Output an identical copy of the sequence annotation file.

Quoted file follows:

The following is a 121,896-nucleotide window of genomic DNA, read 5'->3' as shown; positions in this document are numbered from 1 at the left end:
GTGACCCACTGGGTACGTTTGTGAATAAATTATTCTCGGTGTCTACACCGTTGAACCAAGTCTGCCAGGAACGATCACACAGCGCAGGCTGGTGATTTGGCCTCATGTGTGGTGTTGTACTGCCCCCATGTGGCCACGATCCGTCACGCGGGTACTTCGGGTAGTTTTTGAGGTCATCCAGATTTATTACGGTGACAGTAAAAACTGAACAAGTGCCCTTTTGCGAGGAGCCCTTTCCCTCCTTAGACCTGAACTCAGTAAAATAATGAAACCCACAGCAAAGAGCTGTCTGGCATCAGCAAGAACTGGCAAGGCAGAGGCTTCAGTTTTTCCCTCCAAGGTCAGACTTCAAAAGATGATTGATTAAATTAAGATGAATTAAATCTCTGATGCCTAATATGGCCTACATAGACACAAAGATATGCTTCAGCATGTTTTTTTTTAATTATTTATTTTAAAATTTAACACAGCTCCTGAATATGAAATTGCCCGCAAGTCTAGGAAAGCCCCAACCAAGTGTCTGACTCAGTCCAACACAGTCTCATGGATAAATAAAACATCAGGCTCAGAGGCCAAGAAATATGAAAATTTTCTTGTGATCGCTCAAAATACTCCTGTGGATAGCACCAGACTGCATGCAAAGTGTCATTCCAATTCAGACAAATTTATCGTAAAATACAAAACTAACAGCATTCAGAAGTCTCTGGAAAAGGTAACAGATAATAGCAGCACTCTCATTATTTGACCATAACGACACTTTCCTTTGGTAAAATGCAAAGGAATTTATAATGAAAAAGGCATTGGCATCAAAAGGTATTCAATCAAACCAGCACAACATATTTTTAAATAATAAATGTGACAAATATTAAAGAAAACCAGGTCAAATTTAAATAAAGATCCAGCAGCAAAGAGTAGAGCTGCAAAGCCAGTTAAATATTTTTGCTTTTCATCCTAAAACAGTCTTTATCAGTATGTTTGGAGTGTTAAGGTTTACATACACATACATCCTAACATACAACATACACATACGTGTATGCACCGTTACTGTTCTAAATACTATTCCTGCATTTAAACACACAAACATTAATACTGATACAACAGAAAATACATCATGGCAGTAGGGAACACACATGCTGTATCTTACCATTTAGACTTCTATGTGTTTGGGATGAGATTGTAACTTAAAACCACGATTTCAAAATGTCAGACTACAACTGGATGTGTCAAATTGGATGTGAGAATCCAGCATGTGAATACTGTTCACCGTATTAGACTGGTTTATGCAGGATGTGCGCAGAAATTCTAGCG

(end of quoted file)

The following is a 121,896-nucleotide window of genomic DNA, read 5'->3' as shown; positions in this document are numbered from 1 at the left end:
GTGACCCACTGGGTACGTTTGTGAATAAATTATTCTCGGTGTCTACACCGTTGAACCAAGTCTGCCAGGAACGATCACACAGCGCAGGCTGGTGATTTGGCCTCATGTGTGGTGTTGTACTGCCCCCATGTGGCCACGATCCGTCACGCGGGTACTTCGGGTAGTTTTTGAGGTCATCCAGATTTATTACGGTGACAGTAAAAACTGAACAAGTGCCCTTTTGCGAGGAGCCCTTTCCCTCCTTAGACCTGAACTCAGTAAAATAATGAAACCCACAGCAAAGAGCTGTCTGGCATCAGCAAGAACTGGCAAGGCAGAGGCTTCAGTTTTTCCCTCCAAGGTCAGACTTCAAAAGATGATTGATTAAATTAAGATGAATTAAATCTCTGATGCCTAATATGGCCTACATAGACACAAAGATATGCTTCAGCATGTTTTTTTTTAATTATTTATTTTAAAATTTAACACAGCTCCTGAATATGAAATTGCCCGCAAGTCTAGGAAAGCCCCAACCAAGTGTCTGACTCAGTCCAACACAGTCTCATGGATAAATAAAACATCAGGCTCAGAGGCCAAGAAATATGAAAATTTTCTTGTGATCGCTCAAAATACTCCTGTGGATAGCACCAGACTGCATGCAAAGTGTCATTCCAATTCAGACAAATTTATCGTAAAATACAAAACTAACAGCATTCAGAAGTCTCTGGAAAAGGTAACAGATAATAGCAGCACTCTCATTATTTGACCATAACGACACTTTCCTTTGGTAAAATGCAAAGGAATTTATAATGAAAAAGGCATTGGCATCAAAAGGTATTCAATCAAACCAGCACAACATATTTTTAAATAATAAATGTGACAAATATTAAAGAAAACCAGGTCAAATTTAAATAAAGATCCAGCAGCAAAGAGTAGAGCTGCAAAGCCAGTTAAATATTTTTGCTTTTCATCCTAAAACAGTCTTTATCAGTATGTTTGGAGTGTTAAGGTTTACATACACATACATCCTAACATACAACATACACATACGTGTATGCACCGTTACTGTTCTAAATACTATTCCTGCATTTAAACACACAAACATTAATACTGATACAACAGAAAATACATCATGGCAGTAGGGAACACACATGCTGTATCTTACCATTTAGACTTCTATGTGTTTGGGATGAGATTGTAACTTAAAACCACGATTTCAAAATGTCAGACTACAACTGGATGTGTCAAATTGGATGTGAGAATCCAGCATGTGAATACTGTTCACCGTATTAGACTGGTTTATGCAGGATGTGCGCAGAAATTCTAGCG